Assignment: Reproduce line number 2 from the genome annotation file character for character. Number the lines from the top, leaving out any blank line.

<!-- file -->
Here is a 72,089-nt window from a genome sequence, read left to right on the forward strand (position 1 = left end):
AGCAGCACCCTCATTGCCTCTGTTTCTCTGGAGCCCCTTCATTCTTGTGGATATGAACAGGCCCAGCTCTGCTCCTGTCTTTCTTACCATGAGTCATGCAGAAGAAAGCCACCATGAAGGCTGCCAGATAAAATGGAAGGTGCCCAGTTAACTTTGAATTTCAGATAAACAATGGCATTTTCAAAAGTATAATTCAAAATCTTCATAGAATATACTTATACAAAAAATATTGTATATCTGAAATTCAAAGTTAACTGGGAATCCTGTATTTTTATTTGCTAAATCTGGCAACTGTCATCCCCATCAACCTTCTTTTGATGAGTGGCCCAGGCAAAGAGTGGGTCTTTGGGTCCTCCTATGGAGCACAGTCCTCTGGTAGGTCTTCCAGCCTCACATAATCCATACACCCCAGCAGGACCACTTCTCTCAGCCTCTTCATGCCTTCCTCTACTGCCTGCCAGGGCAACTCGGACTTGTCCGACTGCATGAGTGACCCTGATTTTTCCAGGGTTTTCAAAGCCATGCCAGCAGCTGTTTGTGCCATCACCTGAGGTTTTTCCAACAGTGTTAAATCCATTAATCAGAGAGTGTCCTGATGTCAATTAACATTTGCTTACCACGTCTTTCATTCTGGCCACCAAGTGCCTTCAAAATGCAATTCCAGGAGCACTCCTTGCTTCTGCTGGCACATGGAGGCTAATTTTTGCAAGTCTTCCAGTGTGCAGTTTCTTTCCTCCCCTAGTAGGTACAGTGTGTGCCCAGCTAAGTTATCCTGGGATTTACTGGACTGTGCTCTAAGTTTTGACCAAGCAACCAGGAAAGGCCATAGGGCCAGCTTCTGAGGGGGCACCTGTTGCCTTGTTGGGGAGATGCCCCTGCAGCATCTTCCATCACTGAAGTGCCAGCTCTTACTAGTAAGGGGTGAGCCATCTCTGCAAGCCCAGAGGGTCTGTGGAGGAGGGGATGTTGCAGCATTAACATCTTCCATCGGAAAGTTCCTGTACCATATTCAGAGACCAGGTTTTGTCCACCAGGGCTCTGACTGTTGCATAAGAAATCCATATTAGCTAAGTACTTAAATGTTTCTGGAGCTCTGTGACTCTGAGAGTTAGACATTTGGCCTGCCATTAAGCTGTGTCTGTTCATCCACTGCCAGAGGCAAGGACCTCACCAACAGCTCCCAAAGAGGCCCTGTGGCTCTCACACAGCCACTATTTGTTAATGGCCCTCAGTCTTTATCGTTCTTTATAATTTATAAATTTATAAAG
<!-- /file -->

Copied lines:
AGCAGCACCCTCATTGCCTCTGTTTCTCTGGAGCCCCTTCATTCTTGTGGATATGAACAGGCCCAGCTCTGCTCCTGTCTTTCTTACCATGAGTCATGCAGAAGAAAGCCACCATGAAGGCTGCCAGATAAAATGGAAGGTGCCCAGTTAACTTTGAATTTCAGATAAACAATGGCATTTTCAAAAGTATAATTCAAAATCTTCATAGAATATACTTATACAAAAAATATTGTATATCTGAAATTCAAAGTTAACTGGGAATCCTGTATTTTTATTTGCTAAATCTGGCAACTGTCATCCCCATCAACCTTCTTTTGATGAGTGGCCCAGGCAAAGAGTGGGTCTTTGGGTCCTCCTATGGAGCACAGTCCTCTGGTAGGTCTTCCAGCCTCACATAATCCATACACCCCAGCAGGACCACTTCTCTCAGCCTCTTCATGCCTTCCTCTACTGCCTGCCAGGGCAACTCGGACTTGTCCGACTGCATGAGTGACCCTGATTTTTCCAGGGTTTTCAAAGCCATGCCAGCAGCTGTTTGTGCCATCACCTGAGGTTTTTCCAACAGTGTTAAATCCATTAATCAGAGAGTGTCCTGATGTCAATTAACATTTGCTTACCACGTCTTTCATTCTGGCCACCAAGTGCCTTCAAAATGCAATTCCAGGAGCACTCCTTGCTTCTGCTGGCACATGGAGGCTAATTTTTGCAAGTCTTCCAGTGTGCAGTTTCTTTCCTCCCCTAGTAGGTACAGTGTGTGCCCAGCTAAGTTATCCTGGGATTTACTGGACTGTGCTCTAAGTTTTGACCAAGCAACCAGGAAAGGCCATAGGGCCAGCTTCTGAGGGGGCACCTGTTGCCTTGTTGGGGAGATGCCCCTGCAGCATCTTCCATCACTGAAGTGCCAGCTCTTACTAGTAAGGGGTGAGCCATCTCTGCAAGCCCAGAGGGTCTGTGGAGGAGGGGATGTTGCAGCATTAACATCTTCCATCGGAAAGTTCCTGTACCATATTCAGAGACCAGGTTTTGTCCACCAGGGCTCTGACTGTTGCATAAGAAATCCATATTAGCTAAGTACTTAAATGTTTCTGGAGCTCTGTGACTCTGAGAGTTAGACATTTGGCCTGCCATTAAGCTGTGTCTGTTCATCCACTGCCAGAGGCAAGGACCTCACCAACAGCTCCCAAAGAGGCCCTGTGGCTCTCACACAGCCACTATTTGTTAATGGCCCTCAGTCTTTATCGTTCTTTATAATTTATAAATTTATAAAG